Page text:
“We have a lot of work to do,” says commissioner at Myanmar National Human Rights Commission

business and human rights discussed at RWI workshop

The Raoul Wallenberg Institute is holding a workshop this week on business, human rights and the environment for Southeast Asian National Human Rights Institutions.

Daw Than Nwe, a commissioner in the Myanmar National Human Rights Commission since 2011, shares some of her thoughts on the topics.

A commissioner in the Mynamar National Human Rights Commission“We (the MNHRC) have not had a separate department working on the issue of business, human rights and the environment, but recently we decided to have a focal point specifically on business and human rights and that focal point is me. We have a lot to do.

“So far, we have addressed an important situation in our country which concerns protests against a copper mine operation – the Letpadaung Copper mine. We went there to investigate the situation, we studied the environmental and social impact and made a statement both to the public and press. Based on our report, a commission was established by the government to deal with the crisis.”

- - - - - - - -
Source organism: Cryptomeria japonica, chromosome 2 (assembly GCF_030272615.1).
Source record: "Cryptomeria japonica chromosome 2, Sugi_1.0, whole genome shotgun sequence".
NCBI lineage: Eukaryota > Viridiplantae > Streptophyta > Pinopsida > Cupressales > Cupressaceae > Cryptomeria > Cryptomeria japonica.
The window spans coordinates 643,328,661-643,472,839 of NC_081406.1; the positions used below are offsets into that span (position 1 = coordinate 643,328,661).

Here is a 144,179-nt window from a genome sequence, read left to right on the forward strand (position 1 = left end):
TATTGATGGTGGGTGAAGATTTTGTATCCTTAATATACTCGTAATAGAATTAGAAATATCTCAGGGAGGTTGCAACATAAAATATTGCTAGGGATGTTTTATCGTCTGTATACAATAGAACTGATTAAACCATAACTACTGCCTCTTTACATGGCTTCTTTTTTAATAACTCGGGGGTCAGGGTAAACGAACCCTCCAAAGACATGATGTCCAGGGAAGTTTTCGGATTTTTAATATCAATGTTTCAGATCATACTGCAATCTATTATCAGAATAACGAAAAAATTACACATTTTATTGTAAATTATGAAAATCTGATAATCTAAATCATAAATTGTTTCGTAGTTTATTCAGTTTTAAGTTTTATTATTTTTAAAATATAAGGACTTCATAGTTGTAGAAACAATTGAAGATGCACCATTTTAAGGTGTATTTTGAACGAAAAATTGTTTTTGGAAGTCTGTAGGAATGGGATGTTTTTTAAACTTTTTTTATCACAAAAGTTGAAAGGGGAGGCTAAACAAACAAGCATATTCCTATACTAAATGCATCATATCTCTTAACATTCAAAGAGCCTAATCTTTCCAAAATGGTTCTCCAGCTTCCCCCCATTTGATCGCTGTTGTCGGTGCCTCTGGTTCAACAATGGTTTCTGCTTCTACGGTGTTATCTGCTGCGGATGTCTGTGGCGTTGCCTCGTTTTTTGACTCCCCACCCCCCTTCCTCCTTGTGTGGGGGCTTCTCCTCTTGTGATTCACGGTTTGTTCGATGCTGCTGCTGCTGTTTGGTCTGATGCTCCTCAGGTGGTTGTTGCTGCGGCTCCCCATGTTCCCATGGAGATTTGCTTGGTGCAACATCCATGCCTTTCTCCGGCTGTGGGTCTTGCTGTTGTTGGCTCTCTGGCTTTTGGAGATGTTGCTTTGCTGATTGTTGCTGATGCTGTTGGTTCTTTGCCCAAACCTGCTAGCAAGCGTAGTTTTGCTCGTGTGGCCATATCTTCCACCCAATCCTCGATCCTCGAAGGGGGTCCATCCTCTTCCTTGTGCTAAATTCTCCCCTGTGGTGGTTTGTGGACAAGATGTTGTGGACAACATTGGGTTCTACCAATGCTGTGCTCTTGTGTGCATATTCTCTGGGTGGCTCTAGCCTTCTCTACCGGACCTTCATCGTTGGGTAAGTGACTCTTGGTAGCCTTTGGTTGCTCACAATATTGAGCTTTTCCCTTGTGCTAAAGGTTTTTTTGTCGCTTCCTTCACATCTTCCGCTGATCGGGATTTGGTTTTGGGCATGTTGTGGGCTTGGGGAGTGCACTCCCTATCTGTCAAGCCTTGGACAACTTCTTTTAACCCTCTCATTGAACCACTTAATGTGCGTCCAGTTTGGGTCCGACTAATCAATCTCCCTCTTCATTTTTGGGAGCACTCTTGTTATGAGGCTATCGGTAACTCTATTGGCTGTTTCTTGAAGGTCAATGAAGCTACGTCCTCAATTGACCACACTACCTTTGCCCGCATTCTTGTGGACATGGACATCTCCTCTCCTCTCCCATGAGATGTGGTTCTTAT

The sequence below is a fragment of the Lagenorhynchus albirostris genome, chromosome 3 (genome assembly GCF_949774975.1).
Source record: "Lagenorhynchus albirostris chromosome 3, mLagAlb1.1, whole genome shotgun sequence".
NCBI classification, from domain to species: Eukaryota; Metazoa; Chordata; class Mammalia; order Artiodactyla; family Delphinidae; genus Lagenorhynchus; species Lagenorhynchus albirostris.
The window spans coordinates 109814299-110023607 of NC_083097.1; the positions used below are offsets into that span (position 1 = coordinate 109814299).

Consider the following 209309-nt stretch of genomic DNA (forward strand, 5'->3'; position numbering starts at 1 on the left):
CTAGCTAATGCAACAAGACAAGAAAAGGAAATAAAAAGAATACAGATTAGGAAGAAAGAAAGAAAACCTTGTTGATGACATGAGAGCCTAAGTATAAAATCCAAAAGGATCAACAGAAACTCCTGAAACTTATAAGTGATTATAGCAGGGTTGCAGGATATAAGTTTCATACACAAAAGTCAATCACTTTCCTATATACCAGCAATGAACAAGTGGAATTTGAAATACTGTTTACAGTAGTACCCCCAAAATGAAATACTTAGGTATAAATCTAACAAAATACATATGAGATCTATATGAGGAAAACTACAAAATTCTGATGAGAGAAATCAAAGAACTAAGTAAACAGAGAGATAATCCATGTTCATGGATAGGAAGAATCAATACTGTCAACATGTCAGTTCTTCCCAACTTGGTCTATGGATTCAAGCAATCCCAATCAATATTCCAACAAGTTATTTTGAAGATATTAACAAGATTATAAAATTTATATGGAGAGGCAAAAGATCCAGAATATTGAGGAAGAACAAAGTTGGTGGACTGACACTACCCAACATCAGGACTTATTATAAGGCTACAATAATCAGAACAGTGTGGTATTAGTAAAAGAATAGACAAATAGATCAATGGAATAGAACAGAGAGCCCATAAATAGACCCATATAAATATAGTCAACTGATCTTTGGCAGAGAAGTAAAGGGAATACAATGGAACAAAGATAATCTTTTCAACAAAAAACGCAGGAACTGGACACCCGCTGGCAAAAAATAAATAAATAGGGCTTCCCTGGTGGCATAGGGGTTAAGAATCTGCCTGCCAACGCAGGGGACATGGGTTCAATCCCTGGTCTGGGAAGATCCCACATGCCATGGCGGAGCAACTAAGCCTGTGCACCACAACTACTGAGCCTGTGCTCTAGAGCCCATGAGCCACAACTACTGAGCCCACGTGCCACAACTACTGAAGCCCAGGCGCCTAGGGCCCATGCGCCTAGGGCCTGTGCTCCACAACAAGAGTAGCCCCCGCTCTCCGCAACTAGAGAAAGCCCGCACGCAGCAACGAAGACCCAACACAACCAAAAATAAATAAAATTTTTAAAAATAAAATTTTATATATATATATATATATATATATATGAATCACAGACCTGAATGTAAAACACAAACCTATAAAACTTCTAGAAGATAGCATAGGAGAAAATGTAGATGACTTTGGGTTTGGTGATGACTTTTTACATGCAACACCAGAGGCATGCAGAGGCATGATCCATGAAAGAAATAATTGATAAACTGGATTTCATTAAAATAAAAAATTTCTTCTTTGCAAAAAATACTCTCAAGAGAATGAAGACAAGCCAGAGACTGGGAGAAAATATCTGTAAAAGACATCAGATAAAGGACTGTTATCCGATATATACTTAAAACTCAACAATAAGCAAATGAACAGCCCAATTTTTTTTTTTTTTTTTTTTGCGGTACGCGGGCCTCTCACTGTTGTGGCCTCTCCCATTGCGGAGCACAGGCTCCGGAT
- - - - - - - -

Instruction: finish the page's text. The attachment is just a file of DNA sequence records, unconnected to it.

What challenges do you face when working with issues of business, human rights and the environment?

“After we got our enabling law adopted (in the end of last year 2014), we have more power to go ahead with conducting investigations. But given that Myanmar is going through a transitional period we have a lot to do and that is our challenge. We in the MNHRC need more capacity and knowledge when it comes to this specific area. If our knowledge and capacity is strengthened, we can do a lot more in the future thanks to our strong enabling law.”


RWI believes these types of conferences are important because the issue of business, human rights and the environment is very topical in Southeast Asia given the rapid economic growth in the region which unfortunately leaves much to ask for in terms of ensuring people’s enjoyment of human rights and the maintenance of a sustainable environment.

The Southeast Asian NHRIs are dealing with issues relating to business, human rights and the environment on a daily basis and this workshop provides a venue for them to discuss best practices and lessons learnt with each other.

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